QUESTION: Hi Laurel – I’ve come across this issue when administering the Social Language Development Test-Elementary. One subtest asks the child what they would say in certain situations that come up with their friends. For example, one refers to…what would you say if someone asked to sit next to you but they smelled bad and you really didn’t want to. To get the highest points, the response expected is to sit by the person anyway. However, I don’t believe this is appropriate. Wouldn’t it be better to politely decline as opposed to suffering next to someone who smelled?! I can see how a person with ASD would be confused by this since it is SUCH a fake response! What do you think?
ANSWER: Aside from trying to do well on the test, I don’t believe there’s a right or a wrong response. To resolve the Great Dilemma, it’s important to be able to make an INFORMED choice. We can’t do that if we don’t have all the information. In this example, we’d likely have a few choices:
1. Sit by the person anyway, finding a way to endure the smell long enough to be socially effective (to make the other person feel good and maybe even to gain something socially ourselves). You can feel good about having made a friendly choice, but know that you may be placed in a similar situation again in the near future if the person continues to smell and again asks you to sit with him/her.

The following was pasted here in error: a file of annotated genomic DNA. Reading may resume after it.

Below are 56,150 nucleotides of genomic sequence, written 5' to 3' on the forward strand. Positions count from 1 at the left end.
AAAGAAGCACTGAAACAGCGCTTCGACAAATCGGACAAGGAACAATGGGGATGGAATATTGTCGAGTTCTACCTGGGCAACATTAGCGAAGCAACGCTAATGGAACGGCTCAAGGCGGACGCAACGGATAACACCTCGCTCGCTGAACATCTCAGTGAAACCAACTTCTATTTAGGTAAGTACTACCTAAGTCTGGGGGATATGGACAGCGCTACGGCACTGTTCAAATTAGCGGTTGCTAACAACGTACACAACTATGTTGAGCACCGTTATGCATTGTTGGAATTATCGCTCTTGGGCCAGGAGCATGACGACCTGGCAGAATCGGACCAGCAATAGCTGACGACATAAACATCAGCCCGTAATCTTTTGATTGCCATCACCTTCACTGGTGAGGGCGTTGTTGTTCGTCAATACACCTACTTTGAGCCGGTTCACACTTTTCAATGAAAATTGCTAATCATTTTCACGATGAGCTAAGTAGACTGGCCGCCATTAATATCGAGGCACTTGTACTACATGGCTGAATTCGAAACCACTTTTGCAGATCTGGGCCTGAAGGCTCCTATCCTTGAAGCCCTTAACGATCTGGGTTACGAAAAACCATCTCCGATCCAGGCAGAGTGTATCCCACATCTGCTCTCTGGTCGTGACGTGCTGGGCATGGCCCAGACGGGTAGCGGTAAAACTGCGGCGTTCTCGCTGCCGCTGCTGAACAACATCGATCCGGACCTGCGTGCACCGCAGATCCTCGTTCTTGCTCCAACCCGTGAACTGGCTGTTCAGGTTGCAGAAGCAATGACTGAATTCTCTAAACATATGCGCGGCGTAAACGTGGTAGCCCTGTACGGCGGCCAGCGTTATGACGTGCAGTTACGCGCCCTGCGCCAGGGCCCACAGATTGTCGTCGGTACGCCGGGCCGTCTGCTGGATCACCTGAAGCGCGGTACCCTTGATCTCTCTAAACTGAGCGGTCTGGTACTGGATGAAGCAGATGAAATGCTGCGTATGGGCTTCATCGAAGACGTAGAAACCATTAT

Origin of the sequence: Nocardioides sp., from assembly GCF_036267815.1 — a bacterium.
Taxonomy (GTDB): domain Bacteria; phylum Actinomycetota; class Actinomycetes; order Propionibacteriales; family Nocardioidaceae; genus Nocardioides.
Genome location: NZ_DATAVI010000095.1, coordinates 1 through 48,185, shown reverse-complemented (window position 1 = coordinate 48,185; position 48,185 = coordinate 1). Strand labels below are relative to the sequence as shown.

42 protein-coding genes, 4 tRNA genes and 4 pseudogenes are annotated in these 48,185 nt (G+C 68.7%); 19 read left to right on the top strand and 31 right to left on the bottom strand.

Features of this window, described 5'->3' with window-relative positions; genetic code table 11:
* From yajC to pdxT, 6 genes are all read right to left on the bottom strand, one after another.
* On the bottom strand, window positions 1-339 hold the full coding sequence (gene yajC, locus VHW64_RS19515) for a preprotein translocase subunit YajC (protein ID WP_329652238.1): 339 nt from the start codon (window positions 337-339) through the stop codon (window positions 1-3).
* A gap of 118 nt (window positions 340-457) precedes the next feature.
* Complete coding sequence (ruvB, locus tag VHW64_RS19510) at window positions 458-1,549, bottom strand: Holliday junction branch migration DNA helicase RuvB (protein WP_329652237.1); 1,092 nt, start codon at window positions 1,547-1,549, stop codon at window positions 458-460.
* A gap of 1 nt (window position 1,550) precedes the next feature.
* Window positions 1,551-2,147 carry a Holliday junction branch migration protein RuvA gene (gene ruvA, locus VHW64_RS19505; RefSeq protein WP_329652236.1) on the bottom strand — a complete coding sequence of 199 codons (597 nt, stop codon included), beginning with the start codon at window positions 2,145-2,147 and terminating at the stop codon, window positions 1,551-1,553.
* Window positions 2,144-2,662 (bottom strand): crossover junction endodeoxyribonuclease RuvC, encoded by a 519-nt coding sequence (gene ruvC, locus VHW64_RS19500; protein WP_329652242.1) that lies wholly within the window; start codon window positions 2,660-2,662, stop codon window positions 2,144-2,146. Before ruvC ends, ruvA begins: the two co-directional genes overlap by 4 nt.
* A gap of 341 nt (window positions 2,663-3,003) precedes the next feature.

2. Politely decline, knowing that it may make the person feel bad or leave them feeling confused. We pass up on an uncomfortable situation, but may also miss an opportunity to make a new friend or to help that person.
3. Find a kind way to tell the truth, knowing that it might make the person uncomfortable or upset, but it could also help him or her to make a necessary change that could improve their chances of social success…and might lead to a new friendship for both of us.
Social interactions are unique to the individuals who are interacting. We cannot guarantee an outcome (any of the above examples could turn out badly one day and well another day, and can vary from one person to another), but we can provide valuable information about the choices available to us and potential outcomes. This testing situation is difficult, given that the test is designed to look for a particular response. And as indicated in the above correspondence, it may not always be the most socially effective response!
For the last several weeks, we’ve been looking at improving social effectiveness through gaining a better understanding of the needs, abilities, and expectations of the people with whom we’re interacting. It’s important to remember that we will all make social mistakes along the way, but hopefully will continue to learn from those mistakes as we go.
One additional way to experience social success is to work at developing relationships with people who value and affirm us for who we are, with whom we do not need to engage in “The Great Fake,” and therefore are not presented with frequent “Great Dilemmas.” It’s an incredible gift (worth celebrating!) to have family members, friends, and others who listen, affirm, value, and accept us for who we are. And by being an understanding, accepting, affirming, flexible person, you and I can be a tremendous gift to others!
Best wishes as you continue to help your students sort this out…and like me, continue to learn along the way!